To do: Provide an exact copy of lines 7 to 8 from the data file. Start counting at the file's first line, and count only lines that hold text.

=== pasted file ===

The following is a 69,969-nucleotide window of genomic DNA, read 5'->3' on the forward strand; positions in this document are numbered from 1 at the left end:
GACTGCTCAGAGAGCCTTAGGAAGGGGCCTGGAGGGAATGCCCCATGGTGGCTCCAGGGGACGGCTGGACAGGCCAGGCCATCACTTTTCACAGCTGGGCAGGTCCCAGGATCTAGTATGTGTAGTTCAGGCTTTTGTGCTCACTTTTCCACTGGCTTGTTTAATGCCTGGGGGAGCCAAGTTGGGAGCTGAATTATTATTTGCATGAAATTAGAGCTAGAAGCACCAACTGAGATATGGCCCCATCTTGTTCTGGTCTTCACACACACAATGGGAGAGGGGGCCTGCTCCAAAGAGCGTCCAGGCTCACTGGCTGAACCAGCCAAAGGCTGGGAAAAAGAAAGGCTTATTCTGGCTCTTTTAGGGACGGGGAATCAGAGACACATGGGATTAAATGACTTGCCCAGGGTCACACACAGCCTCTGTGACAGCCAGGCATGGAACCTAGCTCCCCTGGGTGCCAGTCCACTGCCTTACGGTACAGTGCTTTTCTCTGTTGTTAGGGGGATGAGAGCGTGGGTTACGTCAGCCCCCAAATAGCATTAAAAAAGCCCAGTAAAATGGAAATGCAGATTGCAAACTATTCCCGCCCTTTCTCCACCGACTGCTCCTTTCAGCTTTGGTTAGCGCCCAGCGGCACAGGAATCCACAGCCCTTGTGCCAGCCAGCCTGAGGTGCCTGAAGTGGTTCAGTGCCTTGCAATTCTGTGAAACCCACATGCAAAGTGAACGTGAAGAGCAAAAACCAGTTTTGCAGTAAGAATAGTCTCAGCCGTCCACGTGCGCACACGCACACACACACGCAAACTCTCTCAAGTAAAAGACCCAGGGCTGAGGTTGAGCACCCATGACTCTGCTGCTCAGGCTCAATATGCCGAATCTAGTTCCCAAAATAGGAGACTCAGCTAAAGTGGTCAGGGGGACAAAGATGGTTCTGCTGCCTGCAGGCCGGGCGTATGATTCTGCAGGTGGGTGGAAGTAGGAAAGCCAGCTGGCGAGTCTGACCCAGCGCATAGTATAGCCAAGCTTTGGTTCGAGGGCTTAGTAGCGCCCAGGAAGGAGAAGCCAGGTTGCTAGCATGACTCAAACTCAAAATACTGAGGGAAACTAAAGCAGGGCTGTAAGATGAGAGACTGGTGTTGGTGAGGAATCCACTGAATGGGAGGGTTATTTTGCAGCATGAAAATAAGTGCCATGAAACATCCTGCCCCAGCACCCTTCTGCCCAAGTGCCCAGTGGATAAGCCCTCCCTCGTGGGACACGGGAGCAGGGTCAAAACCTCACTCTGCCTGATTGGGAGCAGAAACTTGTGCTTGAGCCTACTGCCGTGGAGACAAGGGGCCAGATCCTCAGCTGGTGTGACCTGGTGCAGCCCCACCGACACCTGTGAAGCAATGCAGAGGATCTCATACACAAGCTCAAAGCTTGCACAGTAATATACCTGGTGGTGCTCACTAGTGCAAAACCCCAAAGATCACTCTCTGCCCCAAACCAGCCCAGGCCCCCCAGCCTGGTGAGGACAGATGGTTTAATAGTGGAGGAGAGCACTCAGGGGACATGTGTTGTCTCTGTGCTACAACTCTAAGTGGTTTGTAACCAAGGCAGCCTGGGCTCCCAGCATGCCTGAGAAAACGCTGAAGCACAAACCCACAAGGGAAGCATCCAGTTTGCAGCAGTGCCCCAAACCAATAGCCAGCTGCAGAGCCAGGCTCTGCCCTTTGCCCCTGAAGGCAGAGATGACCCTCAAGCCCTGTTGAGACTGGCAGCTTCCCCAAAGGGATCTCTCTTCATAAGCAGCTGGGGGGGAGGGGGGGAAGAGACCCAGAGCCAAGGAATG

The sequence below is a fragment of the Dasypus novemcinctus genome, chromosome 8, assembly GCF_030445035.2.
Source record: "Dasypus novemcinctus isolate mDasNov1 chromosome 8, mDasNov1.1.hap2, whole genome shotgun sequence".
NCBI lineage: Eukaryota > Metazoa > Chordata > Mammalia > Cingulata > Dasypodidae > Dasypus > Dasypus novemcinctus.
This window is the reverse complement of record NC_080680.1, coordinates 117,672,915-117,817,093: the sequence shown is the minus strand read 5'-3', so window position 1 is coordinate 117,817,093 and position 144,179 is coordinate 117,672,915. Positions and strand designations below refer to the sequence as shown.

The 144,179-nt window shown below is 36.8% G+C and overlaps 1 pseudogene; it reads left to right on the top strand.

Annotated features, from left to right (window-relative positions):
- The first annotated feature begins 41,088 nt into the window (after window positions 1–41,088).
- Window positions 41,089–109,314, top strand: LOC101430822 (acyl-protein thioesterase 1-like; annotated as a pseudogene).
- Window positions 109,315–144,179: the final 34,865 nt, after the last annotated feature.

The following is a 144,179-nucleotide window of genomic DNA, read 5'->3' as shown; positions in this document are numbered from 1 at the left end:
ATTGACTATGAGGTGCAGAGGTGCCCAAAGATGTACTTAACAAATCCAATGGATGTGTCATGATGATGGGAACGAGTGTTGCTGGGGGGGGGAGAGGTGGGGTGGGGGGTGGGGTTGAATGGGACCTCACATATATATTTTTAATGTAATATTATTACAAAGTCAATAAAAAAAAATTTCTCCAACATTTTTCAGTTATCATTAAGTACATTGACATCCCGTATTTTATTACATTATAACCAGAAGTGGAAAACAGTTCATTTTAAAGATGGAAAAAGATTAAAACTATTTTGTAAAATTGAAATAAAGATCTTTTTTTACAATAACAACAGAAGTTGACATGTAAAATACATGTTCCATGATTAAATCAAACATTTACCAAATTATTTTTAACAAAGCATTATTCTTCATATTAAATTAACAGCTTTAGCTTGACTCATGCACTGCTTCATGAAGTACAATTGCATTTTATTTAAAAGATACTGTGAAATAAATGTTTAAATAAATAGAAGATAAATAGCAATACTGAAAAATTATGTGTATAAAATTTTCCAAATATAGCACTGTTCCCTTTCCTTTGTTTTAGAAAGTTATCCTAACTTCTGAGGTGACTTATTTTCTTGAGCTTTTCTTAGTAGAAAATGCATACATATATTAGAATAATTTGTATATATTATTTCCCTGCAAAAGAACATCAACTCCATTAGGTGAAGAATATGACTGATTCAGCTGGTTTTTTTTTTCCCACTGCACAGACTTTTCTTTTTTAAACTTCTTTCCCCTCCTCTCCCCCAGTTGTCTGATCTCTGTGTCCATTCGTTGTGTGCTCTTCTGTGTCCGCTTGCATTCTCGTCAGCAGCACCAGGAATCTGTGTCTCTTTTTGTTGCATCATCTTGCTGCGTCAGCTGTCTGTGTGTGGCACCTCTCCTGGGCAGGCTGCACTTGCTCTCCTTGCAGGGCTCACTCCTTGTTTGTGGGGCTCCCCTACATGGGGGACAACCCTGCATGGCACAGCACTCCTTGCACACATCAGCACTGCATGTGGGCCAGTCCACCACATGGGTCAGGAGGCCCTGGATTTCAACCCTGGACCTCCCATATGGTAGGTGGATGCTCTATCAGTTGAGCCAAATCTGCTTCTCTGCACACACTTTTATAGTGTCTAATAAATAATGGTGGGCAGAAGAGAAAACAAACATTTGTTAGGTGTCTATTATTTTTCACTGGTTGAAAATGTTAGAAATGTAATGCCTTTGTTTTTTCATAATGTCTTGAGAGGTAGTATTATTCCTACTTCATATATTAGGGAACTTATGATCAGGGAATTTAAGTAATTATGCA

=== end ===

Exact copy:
The 144,179-nt window shown below is 36.8% G+C and overlaps 1 pseudogene; it reads left to right on the top strand.

Annotated features, from left to right (window-relative positions):